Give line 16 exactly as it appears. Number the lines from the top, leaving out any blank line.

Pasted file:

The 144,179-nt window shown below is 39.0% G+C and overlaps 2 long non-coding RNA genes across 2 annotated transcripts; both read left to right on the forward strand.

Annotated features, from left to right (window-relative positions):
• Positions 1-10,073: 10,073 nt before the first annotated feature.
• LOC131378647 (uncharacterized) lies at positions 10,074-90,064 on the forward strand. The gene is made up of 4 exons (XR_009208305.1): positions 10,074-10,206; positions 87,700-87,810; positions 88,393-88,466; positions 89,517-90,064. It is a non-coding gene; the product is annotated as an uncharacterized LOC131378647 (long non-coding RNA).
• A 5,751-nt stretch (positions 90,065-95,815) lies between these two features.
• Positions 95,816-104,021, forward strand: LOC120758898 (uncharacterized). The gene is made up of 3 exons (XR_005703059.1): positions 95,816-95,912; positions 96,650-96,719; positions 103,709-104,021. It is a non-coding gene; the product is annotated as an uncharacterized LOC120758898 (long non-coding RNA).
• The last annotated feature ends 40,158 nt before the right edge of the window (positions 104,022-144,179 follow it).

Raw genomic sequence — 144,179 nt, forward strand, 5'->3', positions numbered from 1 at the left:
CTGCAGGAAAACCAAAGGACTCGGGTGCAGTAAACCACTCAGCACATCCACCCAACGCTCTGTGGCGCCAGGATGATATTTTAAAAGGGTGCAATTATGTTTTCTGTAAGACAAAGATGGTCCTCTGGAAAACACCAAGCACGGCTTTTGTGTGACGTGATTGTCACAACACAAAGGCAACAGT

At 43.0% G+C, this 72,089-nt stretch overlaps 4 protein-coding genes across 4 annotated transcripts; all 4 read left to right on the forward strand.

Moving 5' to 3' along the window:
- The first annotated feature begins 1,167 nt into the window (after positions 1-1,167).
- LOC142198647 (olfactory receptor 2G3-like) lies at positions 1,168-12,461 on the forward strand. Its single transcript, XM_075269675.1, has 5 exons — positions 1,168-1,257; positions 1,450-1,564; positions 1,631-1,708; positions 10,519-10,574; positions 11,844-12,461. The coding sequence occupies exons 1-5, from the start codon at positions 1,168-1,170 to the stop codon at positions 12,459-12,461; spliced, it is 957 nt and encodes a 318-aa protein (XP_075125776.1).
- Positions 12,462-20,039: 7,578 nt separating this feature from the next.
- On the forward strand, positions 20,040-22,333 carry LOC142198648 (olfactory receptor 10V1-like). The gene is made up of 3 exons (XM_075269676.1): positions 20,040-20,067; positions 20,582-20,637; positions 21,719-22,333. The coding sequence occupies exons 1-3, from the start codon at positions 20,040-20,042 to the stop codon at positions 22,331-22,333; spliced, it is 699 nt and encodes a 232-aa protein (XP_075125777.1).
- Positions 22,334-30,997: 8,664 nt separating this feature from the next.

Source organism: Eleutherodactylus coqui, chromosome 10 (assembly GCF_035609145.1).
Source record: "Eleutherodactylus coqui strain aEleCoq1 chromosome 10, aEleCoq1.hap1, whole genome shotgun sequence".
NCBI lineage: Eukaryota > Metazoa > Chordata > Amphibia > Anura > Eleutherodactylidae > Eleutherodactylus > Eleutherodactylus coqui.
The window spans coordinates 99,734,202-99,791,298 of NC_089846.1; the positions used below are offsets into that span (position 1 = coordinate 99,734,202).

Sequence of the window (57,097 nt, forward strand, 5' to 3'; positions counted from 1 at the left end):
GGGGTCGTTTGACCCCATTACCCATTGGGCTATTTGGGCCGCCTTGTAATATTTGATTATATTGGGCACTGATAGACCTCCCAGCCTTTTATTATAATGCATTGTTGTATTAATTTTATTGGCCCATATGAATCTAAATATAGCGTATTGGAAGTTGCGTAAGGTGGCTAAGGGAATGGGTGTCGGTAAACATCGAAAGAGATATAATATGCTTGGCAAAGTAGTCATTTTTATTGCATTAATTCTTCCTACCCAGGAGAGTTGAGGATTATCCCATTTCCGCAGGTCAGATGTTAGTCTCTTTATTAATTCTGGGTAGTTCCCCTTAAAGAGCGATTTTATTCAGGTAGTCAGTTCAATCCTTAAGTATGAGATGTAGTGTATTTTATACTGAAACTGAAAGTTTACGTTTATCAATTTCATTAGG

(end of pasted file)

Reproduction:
- Positions 22,334-30,997: 8,664 nt separating this feature from the next.